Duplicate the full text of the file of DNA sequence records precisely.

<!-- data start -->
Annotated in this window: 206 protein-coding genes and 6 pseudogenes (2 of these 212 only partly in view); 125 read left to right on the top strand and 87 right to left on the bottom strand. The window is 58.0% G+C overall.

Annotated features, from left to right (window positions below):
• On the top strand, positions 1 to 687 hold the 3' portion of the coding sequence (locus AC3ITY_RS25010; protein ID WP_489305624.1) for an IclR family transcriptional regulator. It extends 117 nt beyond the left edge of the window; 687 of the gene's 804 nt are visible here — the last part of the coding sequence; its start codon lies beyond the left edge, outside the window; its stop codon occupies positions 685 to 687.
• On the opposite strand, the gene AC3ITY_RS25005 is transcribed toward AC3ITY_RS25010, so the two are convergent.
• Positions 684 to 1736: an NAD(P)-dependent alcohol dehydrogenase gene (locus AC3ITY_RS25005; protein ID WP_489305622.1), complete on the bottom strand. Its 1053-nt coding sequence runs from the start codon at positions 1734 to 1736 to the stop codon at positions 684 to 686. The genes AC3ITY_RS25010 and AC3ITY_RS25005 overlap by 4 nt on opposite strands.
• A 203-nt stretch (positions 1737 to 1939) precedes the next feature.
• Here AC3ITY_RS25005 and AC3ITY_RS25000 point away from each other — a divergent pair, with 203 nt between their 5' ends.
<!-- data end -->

Annotated in this window: 206 protein-coding genes and 6 pseudogenes (2 of these 212 only partly in view); 125 read left to right on the top strand and 87 right to left on the bottom strand. The window is 58.0% G+C overall.

Annotated features, from left to right (window positions below):
• On the top strand, positions 1 to 687 hold the 3' portion of the coding sequence (locus AC3ITY_RS25010; protein ID WP_489305624.1) for an IclR family transcriptional regulator. It extends 117 nt beyond the left edge of the window; 687 of the gene's 804 nt are visible here — the last part of the coding sequence; its start codon lies beyond the left edge, outside the window; its stop codon occupies positions 685 to 687.
• On the opposite strand, the gene AC3ITY_RS25005 is transcribed toward AC3ITY_RS25010, so the two are convergent.
• Positions 684 to 1736: an NAD(P)-dependent alcohol dehydrogenase gene (locus AC3ITY_RS25005; protein ID WP_489305622.1), complete on the bottom strand. Its 1053-nt coding sequence runs from the start codon at positions 1734 to 1736 to the stop codon at positions 684 to 686. The genes AC3ITY_RS25010 and AC3ITY_RS25005 overlap by 4 nt on opposite strands.
• A 203-nt stretch (positions 1737 to 1939) precedes the next feature.
• Here AC3ITY_RS25005 and AC3ITY_RS25000 point away from each other — a divergent pair, with 203 nt between their 5' ends.